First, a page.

US Supreme Court Takes Up Motorist Shooting Case from New Mexico

The US Supreme Court is poised to decide whether police can be held accountable for shooting an innocent motorist. The high court justices agreed to take up the case of Roxanne Torres, who was shot twice by Albuquerque, New Mexico police as she sat in her Toyota in an apartment parking lot on July 15, 2014, after having dropped off a friend.

Four New Mexico state police officers had staked out the area, hoping to serve a warrant on Kayenta Jackson. Officers Janice Madrid and Richard Williamson were wearing black tactical gear, and Torres did not recognize them as police when they came and tried to open the locked door of the Toyota unannounced.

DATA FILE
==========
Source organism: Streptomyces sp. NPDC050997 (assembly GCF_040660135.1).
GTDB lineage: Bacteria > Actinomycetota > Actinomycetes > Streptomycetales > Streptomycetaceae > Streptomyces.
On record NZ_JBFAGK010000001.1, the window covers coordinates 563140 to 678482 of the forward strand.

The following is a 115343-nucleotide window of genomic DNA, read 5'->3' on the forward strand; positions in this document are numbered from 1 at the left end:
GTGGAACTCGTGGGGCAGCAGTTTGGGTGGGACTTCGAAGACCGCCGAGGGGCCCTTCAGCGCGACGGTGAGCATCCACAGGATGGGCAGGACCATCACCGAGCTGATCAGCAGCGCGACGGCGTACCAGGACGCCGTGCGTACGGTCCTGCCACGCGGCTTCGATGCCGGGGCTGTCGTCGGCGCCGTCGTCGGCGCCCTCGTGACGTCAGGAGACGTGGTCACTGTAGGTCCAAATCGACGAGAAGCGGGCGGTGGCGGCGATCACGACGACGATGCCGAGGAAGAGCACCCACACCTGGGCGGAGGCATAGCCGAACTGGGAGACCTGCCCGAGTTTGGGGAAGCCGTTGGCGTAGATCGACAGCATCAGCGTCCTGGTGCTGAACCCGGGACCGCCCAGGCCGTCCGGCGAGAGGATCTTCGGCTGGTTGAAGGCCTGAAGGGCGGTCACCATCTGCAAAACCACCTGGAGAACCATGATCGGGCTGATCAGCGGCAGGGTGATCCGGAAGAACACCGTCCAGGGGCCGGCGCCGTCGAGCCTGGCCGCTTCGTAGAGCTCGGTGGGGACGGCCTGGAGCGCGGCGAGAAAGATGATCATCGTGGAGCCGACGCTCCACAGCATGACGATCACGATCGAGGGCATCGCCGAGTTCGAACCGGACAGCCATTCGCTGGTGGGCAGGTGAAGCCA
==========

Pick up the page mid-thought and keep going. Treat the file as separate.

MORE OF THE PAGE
Thinking she was about to be carjacked, Torres decided to drive forward to get away. The officers claimed they were in danger — even though neither was in the vehicle’s path. They fired thirteen 9mm rounds into the Toyota, striking Torres twice. Wounded, Torres continued driving out of the complex until she reached the hospital in Grants. The officers decided to charge Torres with assault and fleeing a police officer. Torres decided to fight back by suing them for violating her constitutional rights.